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VINTAGRAPH • WPA • WWII • THE TOY DEPARTMENT, 1913

Blades, Combs, Laces: 1939

Blades, Combs, Laces: 1939

November 1939. "Street vendor's goods. Waco, Texas." View full size. 35mm nitrate negative by Russell Lee for the Farm Security Administration.

 

Sharp

I'm a razor nerd also. Interesting picture.

John Ruskin

Was the John Ruskin box from razors, or cigars (it looks a bit like a cigar box), or from something else entirely? How odd to contemplate an America in which John Ruskin's name could be used to sell anything!

I imagine his name was associated with sophistication in an era before everything went lowbrow.

[Cigar box. - Dave]

Razors

Looks like he is selling a couple of Gem Razors. I can tell by zooming in a bit that the G-P Blades are single edge (for the Gem Razors he is selling) but he's also got several brands of double edge blades...the Fan blades, the Smith Blades...which would go in a Gillette Tech or Aristocrat (which he doesn't seem to stock in his little box). I'm a razor nerd...I wish I could run across some kid selling these on the street today. I'd buy him out.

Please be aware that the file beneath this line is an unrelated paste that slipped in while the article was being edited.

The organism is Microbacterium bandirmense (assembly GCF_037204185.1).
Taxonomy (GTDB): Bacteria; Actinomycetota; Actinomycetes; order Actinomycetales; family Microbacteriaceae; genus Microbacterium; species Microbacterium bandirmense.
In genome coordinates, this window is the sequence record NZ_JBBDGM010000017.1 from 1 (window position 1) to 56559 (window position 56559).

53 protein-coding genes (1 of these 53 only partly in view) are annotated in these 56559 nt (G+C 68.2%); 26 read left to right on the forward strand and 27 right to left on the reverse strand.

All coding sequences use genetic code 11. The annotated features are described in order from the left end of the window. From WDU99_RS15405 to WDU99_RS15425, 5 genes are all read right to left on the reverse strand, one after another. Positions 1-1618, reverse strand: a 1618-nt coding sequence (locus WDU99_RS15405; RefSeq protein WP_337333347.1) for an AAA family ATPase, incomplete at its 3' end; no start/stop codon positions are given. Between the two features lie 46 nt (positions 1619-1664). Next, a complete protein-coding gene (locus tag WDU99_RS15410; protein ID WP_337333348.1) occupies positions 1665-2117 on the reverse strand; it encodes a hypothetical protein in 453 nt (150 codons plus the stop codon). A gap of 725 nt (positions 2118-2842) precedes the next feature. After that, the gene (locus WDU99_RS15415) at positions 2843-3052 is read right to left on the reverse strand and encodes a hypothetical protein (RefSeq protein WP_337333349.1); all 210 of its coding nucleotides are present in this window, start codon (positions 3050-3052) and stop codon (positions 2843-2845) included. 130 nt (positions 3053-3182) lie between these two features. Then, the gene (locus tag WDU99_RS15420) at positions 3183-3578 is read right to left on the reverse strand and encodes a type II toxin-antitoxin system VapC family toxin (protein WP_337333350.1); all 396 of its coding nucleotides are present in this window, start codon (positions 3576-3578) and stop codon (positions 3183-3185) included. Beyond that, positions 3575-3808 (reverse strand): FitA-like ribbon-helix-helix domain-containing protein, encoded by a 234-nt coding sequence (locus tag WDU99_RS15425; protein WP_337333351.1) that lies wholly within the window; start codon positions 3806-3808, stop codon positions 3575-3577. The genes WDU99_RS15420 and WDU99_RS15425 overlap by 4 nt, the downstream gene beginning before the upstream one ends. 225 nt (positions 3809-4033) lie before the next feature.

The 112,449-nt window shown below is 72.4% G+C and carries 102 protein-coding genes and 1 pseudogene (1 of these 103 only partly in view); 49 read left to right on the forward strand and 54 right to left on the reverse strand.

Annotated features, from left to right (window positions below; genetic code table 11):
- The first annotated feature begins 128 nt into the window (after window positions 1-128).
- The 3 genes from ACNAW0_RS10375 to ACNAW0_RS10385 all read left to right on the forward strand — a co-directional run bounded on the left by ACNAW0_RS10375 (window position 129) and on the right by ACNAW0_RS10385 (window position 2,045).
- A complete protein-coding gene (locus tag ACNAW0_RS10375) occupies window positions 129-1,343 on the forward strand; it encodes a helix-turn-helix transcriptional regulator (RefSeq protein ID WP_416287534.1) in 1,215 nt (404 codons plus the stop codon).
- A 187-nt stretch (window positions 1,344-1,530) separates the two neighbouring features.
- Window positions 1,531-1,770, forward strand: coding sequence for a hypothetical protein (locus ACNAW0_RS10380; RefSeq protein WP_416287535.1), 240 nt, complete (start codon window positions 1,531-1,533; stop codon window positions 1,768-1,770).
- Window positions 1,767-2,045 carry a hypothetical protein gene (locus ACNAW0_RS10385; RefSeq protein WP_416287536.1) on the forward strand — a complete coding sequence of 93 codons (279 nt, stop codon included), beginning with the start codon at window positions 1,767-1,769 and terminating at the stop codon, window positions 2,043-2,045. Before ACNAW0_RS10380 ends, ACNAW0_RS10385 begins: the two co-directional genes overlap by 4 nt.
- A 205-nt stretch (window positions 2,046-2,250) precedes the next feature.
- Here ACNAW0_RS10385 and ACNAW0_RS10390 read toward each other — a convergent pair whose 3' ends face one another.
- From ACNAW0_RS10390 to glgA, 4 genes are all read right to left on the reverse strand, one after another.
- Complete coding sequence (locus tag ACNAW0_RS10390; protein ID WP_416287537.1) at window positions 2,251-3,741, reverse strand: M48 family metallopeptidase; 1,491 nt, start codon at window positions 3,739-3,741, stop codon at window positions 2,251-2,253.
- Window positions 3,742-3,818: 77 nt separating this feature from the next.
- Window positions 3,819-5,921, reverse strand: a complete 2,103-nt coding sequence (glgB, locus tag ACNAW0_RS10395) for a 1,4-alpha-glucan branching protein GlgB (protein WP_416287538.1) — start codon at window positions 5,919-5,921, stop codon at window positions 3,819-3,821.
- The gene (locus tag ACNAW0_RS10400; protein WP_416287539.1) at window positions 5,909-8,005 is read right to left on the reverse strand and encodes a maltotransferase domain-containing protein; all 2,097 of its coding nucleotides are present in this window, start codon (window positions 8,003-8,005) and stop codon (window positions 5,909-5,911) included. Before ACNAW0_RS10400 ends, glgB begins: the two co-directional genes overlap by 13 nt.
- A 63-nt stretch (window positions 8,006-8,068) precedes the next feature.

Josh

PS- Those Gem razors are kind of hard to use these days. The blades you can get for them are not always the best quality. If you've ever seen Treet razor blades in the drugstore (you might have bought them to use as a scraper, or to put in a utility knife maybe or for a crafts project) that is what you can get today and that's about it. They tend to be a bit rough. Double edge blades are still easy to find though and high quality blades are relatively easy to source on the internet, allowing these great old razors to still perform today just like they did way back then. One of my favorite razors is a Gillette Tech from a little later than this (1940s) that shaves like a dream and looks brand new 60 years later. They don't make them like this anymore.

[Click below to enlarge. - Dave]

 
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Shorpy.com | History in HD is a vintage photo blog featuring thousands of high-definition images from the 1850s to 1950s. The site is named after Shorpy Higginbotham, a teenage coal miner who lived 100 years ago.

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